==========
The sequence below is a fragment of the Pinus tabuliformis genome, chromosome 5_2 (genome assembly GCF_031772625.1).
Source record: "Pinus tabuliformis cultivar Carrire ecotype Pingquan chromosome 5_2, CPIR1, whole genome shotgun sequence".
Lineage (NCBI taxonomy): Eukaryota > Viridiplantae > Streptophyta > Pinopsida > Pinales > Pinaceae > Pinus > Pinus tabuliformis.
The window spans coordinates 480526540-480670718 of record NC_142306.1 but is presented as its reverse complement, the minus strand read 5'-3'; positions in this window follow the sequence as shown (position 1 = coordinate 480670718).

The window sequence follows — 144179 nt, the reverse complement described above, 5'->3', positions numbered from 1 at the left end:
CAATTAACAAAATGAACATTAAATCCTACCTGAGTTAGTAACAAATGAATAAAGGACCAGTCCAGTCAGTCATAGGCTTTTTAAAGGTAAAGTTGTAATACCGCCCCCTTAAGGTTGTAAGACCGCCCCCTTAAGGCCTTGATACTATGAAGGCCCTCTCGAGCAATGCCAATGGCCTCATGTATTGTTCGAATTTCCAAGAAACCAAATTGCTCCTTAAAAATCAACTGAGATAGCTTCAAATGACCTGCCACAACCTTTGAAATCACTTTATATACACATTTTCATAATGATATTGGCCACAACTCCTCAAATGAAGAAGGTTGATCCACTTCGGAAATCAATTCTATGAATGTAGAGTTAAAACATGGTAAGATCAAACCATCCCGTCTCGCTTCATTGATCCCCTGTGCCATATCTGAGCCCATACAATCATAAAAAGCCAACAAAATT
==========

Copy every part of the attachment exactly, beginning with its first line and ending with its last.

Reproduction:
The sequence below is a fragment of the Pinus tabuliformis genome, chromosome 5_2 (genome assembly GCF_031772625.1).
Source record: "Pinus tabuliformis cultivar Carrire ecotype Pingquan chromosome 5_2, CPIR1, whole genome shotgun sequence".
Lineage (NCBI taxonomy): Eukaryota > Viridiplantae > Streptophyta > Pinopsida > Pinales > Pinaceae > Pinus > Pinus tabuliformis.
The window spans coordinates 480526540-480670718 of record NC_142306.1 but is presented as its reverse complement, the minus strand read 5'-3'; positions in this window follow the sequence as shown (position 1 = coordinate 480670718).

The window sequence follows — 144179 nt, the reverse complement described above, 5'->3', positions numbered from 1 at the left end:
CAATTAACAAAATGAACATTAAATCCTACCTGAGTTAGTAACAAATGAATAAAGGACCAGTCCAGTCAGTCATAGGCTTTTTAAAGGTAAAGTTGTAATACCGCCCCCTTAAGGTTGTAAGACCGCCCCCTTAAGGCCTTGATACTATGAAGGCCCTCTCGAGCAATGCCAATGGCCTCATGTATTGTTCGAATTTCCAAGAAACCAAATTGCTCCTTAAAAATCAACTGAGATAGCTTCAAATGACCTGCCACAACCTTTGAAATCACTTTATATACACATTTTCATAATGATATTGGCCACAACTCCTCAAATGAAGAAGGTTGATCCACTTCGGAAATCAATTCTATGAATGTAGAGTTAAAACATGGTAAGATCAAACCATCCCGTCTCGCTTCATTGATCCCCTGTGCCATATCTGAGCCCATACAATCATAAAAAGCCAACAAAATT